Kenneth H. Dahlberg, a minor Watergate figure, died the other day and Minnesota Public Radio recalled his role in the scandal by turning to the famous made-up line, “follow the money” — advice supposedly given to Washington Post reporters working the story.
The public radio station’s “News Cut” feature noted yesterday that “Dahlberg was the Midwest finance chairman for the Committee to Re-elect the President during President Richard M. Nixon’s 1972 campaign.
“A mysterious check, which later would be determined to be from the CEO of Archer Daniels Midland, was given to Dahlberg, who converted it to a cashier’s check. It was money from the campaign, destined for the Watergate burglars.”
The Minnesota Public Radio report added that when the stealthy, high-level “Deep Throat” source told Post reporters Bob Woodward and Carl Bernstein “to ‘follow the money,’ that was the money. And when Woodward called Dahlberg to confirm he handled the check, Dahlberg didn’t lie. … It ended up a critical part of the movie All The President’s Men.”
That last bit is true. Woodward’s telephone interview with Dahlberg became a memorable scene in the 1976 movie.
Otherwise, though, there’s a fair amount of wayward information in the “News Cut” report.
For starters, “Deep Throat” never met with Bernstein during Watergate.
That line appears nowhere in All the President’s Men, Woodward and Bernstein’s 1974 book about their Watergate reporting — reporting that did not, as I discuss in my latest work, Getting It Wrong, take down Nixon’s corrupt presidency.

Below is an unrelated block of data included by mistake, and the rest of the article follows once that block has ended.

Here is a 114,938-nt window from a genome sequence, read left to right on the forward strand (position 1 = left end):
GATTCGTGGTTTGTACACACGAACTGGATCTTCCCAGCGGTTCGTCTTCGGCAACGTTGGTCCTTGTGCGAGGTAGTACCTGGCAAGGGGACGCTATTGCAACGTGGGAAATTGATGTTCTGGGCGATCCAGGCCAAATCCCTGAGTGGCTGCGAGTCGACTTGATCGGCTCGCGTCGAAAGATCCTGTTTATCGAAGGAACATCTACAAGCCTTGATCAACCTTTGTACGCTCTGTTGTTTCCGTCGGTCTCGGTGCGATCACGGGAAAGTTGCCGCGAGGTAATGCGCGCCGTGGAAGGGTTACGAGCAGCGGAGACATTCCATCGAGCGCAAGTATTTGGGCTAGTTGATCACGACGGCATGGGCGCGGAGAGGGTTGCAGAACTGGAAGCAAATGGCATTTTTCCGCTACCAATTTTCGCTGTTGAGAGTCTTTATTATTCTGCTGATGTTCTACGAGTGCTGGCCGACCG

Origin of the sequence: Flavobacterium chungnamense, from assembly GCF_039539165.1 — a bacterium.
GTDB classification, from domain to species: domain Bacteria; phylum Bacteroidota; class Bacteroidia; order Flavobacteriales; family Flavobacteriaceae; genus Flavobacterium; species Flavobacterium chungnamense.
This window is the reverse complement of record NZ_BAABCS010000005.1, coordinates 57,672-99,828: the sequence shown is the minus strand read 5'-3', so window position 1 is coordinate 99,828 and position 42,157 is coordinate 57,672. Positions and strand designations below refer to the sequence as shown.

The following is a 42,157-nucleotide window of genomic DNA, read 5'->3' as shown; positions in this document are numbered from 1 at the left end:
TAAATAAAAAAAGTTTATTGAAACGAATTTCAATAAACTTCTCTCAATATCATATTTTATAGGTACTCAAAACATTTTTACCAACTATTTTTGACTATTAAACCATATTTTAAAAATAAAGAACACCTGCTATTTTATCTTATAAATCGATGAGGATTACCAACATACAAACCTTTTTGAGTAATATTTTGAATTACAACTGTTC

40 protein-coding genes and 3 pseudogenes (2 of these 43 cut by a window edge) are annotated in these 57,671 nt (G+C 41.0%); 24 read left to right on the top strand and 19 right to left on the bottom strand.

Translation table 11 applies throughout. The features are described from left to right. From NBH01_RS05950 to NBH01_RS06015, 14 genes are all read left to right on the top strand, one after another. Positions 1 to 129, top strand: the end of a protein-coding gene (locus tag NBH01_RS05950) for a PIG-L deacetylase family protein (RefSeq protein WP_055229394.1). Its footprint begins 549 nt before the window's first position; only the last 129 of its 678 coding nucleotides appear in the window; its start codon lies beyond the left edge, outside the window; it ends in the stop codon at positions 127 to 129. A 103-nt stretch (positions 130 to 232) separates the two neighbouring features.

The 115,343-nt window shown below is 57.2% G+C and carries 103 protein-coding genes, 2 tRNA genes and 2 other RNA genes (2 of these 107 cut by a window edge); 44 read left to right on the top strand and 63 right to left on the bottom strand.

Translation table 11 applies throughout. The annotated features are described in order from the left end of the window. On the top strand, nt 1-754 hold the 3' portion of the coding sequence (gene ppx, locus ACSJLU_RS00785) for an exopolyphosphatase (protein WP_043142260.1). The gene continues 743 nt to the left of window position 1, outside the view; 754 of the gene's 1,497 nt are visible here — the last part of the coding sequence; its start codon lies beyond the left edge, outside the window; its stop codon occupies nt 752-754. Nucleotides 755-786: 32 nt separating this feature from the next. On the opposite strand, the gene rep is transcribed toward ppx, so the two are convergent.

Rather, “follow the money” was written into the screenplay of the cinematic version of All the President’s Men; the line was memorably uttered not by Felt, the real-life “Deep Throat,” but by Hal Holbrook, the actor who played him in the movie.
What forced Nixon from office in 1974 was not the grubby misuse of campaign funds but, rather, his active role in seeking to obstruct justice by covering up the signal crime of the Watergate scandal, the break-in at the headquarters of the Democratic National Committee in June 1972.
Rolling up the scandal of Watergate’s complexity and dimension was scarcely as straightforward as pursuing misused campaign contributions.
As I write in Getting It Wrong, unraveling Watergate required “the collective if not always the coordinated forces of special prosecutors, federal judges, both houses of Congress, the Supreme Court, as well as the Justice Department and the FBI.
“Even then,” I note “Nixon likely would have served out his term if not for the audiotape recordings he secretly made of most conversations in the Oval Office of the White House.
“Only when compelled by the Supreme Court did Nixon surrender those recordings, which captured him plotting the cover-up” and cost him the presidency.
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